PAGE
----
Friday, August 13, 2010


I'm embarrassed it has taken so long to finish this writeup - I guess that is what happens when you are on vacation - things get put off!

RAGBRAI is hard to describe. It is virtually unknown outside of Iowa, yet is a true icon within the state. It is a bike ride with some friends, generally from the Missouri River to the Mississippi over a course of 7 days and about 500 miles. Oh, and did I mention that your group of "friends" run somewhere between 8,000 to 15,000? And that is just the bike riders - add another 5,000 or more support people and hangers-on and you've got quite the traveling side show! The pictures shown at left are from Register photographers, taken from their website above. Check out my pictures at my RAGBRAI 2010 page.

The ride was started in 1974 by a pair of columnists for the Des Moines Register, which has sponsored the ride from the start. Joined by 300 die-hards on that first trip, it grew quickly to it's current phenomenal size by media reports about the event. Maximum attendance for a single day was estimated to be 23,000 riders on the day in '88 from Boone to Des Moines. The Register officially caps the ridership at 8500, but unregistered "bandits" can't be kept off public roads, so generally many more than that ride. The unusual-looking acronym stands for the Register's Annual Great Bike Ride Across Iowa.

While used by some as an excuse for a week-long alcohol fueled party, as with most things in life, it becomes what you make of it. For some it is a summer-long culmination of a goal to exercise and get into shape. It is used by multitudes of families and friends to spend a week bonding in the heat and humidity of an Iowa summer with a daily 75 mike bike ride thrown in. It is used to eat some of the best food anywhere (church basement pies and Pork and Beef Producers sandwiches in particular) guilt free after 8-10 hours on a bike. You can see silly outfits, silly bikes and silly local residents when the bikes come into town, and believe me, the ride takes over any town it enters, whether a pass-through during the day, or an overnight stop. Traffic stops, music blares, food offerings everywhere as hordes of hungry bikers descend. It is said a small pass-through town can generate $200,000 in a few hours (20,000 riders looking for a sandwich, slice of pie and a Gatorade), and an overnight host town almost 10-20 times that. Picture at left taken from Toad member Maggie Jessie.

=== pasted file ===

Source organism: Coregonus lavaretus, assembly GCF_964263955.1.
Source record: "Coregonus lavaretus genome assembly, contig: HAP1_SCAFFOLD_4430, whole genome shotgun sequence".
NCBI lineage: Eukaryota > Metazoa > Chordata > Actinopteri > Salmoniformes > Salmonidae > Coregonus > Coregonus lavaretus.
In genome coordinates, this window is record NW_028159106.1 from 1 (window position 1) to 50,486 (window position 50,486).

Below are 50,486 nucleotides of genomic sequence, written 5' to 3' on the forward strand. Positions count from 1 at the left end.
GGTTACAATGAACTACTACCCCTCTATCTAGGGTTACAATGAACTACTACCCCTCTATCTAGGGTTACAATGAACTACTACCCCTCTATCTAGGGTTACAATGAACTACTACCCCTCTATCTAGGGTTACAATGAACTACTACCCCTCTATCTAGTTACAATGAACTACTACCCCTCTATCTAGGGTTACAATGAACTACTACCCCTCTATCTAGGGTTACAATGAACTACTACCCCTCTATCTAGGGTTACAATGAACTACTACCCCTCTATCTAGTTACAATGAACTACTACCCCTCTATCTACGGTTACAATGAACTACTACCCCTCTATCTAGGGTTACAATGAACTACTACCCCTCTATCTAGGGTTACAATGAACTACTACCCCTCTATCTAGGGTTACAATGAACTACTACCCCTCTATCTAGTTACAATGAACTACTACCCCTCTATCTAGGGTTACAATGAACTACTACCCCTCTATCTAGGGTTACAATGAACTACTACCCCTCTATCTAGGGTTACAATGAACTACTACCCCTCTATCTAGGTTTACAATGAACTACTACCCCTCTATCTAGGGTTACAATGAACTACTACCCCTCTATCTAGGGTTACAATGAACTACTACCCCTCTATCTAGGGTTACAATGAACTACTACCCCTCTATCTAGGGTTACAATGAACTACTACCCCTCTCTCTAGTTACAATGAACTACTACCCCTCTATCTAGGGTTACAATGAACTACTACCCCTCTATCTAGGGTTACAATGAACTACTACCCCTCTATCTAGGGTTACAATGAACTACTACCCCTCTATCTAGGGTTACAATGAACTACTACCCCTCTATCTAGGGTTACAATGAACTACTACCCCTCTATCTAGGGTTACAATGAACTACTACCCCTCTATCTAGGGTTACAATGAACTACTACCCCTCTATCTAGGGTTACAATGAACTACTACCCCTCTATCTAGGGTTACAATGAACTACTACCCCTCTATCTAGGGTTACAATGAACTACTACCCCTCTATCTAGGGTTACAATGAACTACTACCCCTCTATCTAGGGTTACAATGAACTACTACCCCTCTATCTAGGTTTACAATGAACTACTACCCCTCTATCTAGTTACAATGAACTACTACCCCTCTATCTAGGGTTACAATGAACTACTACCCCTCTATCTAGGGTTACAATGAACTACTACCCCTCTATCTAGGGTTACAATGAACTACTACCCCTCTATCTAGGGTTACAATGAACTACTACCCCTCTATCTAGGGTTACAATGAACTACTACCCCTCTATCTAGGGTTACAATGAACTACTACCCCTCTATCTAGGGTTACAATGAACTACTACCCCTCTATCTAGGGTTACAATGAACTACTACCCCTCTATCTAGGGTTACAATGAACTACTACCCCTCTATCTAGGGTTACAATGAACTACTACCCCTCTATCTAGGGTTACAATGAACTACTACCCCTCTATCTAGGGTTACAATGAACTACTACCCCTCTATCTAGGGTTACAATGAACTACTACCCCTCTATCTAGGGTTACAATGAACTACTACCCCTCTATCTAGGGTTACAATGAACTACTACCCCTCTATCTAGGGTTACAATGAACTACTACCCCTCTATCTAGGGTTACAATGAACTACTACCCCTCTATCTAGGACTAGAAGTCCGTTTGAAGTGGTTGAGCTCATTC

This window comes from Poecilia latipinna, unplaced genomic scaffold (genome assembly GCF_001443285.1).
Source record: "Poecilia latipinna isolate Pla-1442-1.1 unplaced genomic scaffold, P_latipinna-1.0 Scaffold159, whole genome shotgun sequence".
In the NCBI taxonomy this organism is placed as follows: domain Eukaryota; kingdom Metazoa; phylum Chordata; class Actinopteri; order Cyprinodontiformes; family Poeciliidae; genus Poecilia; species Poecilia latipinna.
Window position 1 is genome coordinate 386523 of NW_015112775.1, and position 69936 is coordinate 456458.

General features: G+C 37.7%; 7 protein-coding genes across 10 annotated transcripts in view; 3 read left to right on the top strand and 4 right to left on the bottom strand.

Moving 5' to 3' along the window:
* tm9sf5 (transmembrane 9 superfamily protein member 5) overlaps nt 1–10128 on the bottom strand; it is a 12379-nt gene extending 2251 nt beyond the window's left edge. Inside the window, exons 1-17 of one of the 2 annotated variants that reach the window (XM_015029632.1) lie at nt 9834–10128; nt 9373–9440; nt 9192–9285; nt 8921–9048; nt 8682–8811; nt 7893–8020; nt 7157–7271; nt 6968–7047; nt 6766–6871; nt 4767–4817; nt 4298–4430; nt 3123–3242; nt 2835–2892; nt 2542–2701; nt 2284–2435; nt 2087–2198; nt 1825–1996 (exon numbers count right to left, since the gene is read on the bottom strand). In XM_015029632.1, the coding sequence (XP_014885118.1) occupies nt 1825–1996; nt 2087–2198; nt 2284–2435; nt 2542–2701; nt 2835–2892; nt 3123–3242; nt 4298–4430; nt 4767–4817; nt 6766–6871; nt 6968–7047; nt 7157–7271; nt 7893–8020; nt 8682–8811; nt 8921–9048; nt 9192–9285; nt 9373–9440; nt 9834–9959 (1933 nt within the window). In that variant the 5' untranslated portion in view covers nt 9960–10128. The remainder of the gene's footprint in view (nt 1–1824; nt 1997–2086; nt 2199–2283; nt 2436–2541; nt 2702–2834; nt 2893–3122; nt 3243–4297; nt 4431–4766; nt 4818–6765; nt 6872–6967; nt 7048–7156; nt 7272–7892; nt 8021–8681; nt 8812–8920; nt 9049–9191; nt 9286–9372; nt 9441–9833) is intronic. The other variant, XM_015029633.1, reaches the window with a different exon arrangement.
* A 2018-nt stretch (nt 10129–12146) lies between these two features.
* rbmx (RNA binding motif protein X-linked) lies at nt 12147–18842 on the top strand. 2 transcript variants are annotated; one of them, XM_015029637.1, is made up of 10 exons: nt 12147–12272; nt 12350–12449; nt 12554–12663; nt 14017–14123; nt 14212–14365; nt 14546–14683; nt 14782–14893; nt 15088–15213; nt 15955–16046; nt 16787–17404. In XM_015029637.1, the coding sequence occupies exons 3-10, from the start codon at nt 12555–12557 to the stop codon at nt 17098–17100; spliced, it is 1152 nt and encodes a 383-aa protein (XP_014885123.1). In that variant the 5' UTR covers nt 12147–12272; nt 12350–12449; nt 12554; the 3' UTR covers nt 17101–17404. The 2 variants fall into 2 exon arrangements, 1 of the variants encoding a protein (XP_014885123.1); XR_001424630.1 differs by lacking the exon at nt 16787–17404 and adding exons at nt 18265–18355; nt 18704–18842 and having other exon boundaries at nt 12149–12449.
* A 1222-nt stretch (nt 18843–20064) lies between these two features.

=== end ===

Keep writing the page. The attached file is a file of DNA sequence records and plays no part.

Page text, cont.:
When I was an Iowa resident through the 70s, I never had time in the summers to take a week off, though I joined the ride on it's last day in 1976, biking the 45 miles from Iowa City (where I lived) to Muscatine, then turned and rode back! It wasn't until the great flood year of 1993 that I donated a week and registered for the ride, knowing no one else doing the ride. Unfortunately (or perhaps, fortunately), the airlines misplaced my bicycle and I met my savior Glenn Losey, who was there to collect another biker that I had met on the flight. The airlines eventually got my bike to me the next day, but by that time, Team Toad had adopted me and invited me to join them for the week, and, in fact, ever since! I went on and rode the full length of RAGBRAI 9 times, then after my heart surgeries, have driven support 3 times now. It is a way to take in part of the fun without biking the miles, and it fulfills an important role for the team members who don't want to lose out on biking.

This year's ride was pretty good - not a lot of rain, not a lot of heat, or wind, but just the right amounts of each to appreciate when they left! Since the support drivers are purposely kept away from the bike route, I didn't get shots of biking multitudes, but I got some good shots of our overnights and team members. My favorites were of Rusty unpacking his bike, the postcard perfect sunset over Storm Lake, Iowa, and the final-day group shot of our intrepid leader Carl with Kurt and his daughter Anne. Stroll over to my RAGBRAI 2010 page for more.

It is always hard to think rationally so soon after the ride. I know on the most miserable years, when the heat index hit 120+F and the road's melted asphalt stuck to your tires, you wondered why you were subjecting yourself to such torture. Well, a few months later, the pain subsides and you can't wait for it to start again. With the fine year just past, I'm thinking I'd like to ride a day or two in the future as the weather and my dissected aorta permits. We'll see, and certainly, continuing to drive support is an easy way to live the ride vicariously. I suspect I'll be back!

No comments: